“If you have a contact, talk up Cranbrook. Tell them about the fantastic skiing. Tell them about the fantastic golfing, trout fishing. Invite them out. Any of the clinics that have space in them would be only happy to tell them about the business plan in each clinic,” he said.

“If we can approach someone and say, ‘This is what the physicians are doing, and this is what the community is busy doing,’ the physician’s lights go on. I can only see that happening for people who want to move here if we can say it’s a dynamic situation with the medical and wellness of the community. Because we can provide medical care; you guys contribute significantly to the overall wellness of the community.”

As well as efforts to bring new doctors to Cranbrook, the GP For Me program is working on long-term plans to avoid landing in the same situation again in the future.

“We need to look after what’s going on now but we also need to develop that strategy that will allow us not to find ourselves in this position,” said Lamb.

Patti Phillips, coordinator of the Division of Family Practice, said one tactic is bringing Interior Health nurses into local medical clinics to work side by side with a family doctor.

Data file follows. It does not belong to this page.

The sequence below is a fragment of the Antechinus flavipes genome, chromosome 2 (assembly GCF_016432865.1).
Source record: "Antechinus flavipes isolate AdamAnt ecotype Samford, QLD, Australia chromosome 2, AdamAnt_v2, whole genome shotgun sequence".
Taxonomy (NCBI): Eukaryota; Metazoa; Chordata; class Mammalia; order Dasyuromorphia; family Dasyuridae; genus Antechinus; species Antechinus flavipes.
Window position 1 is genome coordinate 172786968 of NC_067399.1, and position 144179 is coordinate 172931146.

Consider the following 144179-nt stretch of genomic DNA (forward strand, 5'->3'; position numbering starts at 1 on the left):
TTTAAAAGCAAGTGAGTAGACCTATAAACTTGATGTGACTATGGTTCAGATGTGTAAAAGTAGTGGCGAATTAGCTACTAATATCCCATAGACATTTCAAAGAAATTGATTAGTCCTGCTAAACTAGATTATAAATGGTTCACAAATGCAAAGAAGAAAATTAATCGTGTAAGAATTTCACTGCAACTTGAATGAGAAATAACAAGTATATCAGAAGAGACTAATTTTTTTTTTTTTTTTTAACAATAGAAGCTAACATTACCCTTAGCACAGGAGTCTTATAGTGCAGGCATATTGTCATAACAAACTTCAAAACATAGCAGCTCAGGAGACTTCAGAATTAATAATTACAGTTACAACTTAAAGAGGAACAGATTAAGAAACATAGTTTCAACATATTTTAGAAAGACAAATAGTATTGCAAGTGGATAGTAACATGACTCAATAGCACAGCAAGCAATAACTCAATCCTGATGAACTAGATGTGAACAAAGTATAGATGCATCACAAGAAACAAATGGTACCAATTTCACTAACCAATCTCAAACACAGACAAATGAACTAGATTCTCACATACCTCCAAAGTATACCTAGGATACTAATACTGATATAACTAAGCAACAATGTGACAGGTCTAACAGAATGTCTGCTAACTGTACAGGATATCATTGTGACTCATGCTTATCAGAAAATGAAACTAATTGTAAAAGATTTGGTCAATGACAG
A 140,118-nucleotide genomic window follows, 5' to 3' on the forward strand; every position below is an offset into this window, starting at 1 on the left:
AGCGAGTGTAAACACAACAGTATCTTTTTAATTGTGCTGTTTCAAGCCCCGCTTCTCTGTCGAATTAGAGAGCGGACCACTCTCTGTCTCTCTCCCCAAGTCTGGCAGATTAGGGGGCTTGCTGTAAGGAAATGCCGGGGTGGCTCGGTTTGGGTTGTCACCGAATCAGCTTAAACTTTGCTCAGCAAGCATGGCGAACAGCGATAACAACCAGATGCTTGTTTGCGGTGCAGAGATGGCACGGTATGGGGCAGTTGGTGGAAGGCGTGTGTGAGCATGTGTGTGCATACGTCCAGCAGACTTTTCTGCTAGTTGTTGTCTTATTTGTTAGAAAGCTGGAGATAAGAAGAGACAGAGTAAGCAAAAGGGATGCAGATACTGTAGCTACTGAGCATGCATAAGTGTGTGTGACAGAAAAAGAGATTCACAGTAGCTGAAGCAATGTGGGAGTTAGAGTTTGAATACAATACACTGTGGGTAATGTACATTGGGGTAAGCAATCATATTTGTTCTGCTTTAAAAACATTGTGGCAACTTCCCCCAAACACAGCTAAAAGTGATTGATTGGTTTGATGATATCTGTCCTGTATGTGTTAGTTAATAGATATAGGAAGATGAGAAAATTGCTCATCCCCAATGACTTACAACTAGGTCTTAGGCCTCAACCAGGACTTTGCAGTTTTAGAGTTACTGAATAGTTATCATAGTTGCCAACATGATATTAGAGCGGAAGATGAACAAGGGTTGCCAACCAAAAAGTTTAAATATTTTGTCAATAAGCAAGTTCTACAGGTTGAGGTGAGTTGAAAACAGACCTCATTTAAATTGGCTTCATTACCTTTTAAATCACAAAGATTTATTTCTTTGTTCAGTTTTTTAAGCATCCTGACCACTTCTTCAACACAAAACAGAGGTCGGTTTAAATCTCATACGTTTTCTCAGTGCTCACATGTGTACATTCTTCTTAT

“Some of you may have experienced some appointments where you have spent the majority of the time with the nurse and the last little bit of time with the physician. The nurse does a lot of the follow-up,” said Phillips.

“It not only frees up the physician but it really offers more comprehensive care.”

Get local stories you won't find anywhere else right to your inbox.
Sign up here

Just Posted

B.C's COVID-19 dashboard shows the peaks and valleys of cases prior to the record daily report of 132 on April 9, 2021. (Dashboard image)
Interior Health has record day of COVID-19 cases

132 cases reported Friday, April 9, more deaths in Vernon hospital outbreak

Tri-Kon will be delivering concrete barriers on Friday afternoon for a patio space that will be shared between Soulfood Farm to Table and Sakura.Trevor Crawley photo.
Outdoor patios in the works for downtown core

Efforts already underway to set up outdoor patios on Baker St. from four local business

The BC Wildfire Service will be conducting an ecosystem restoration burn near the old Kimberley airport next week. BC Wildfire Service file.
Ecosystem restoration burn planned for old Kimberley airport area next week

Burn could begin as early as Monday, April 12, 2021

From wall hangings to plant hangers, keychains and shelves, Radiant Knots creates a variety of pieces to suit for any taste and style.
Cranbrook Arts is Looking Radiant

Cranbrook Arts Featured Artist for the month of April is Radiant Knots.… Continue reading

The Peach is adhering to the mandatory mask protocols put in place by the Provincial Health Officer on Nov. 19. (Monique Tamminga Western News)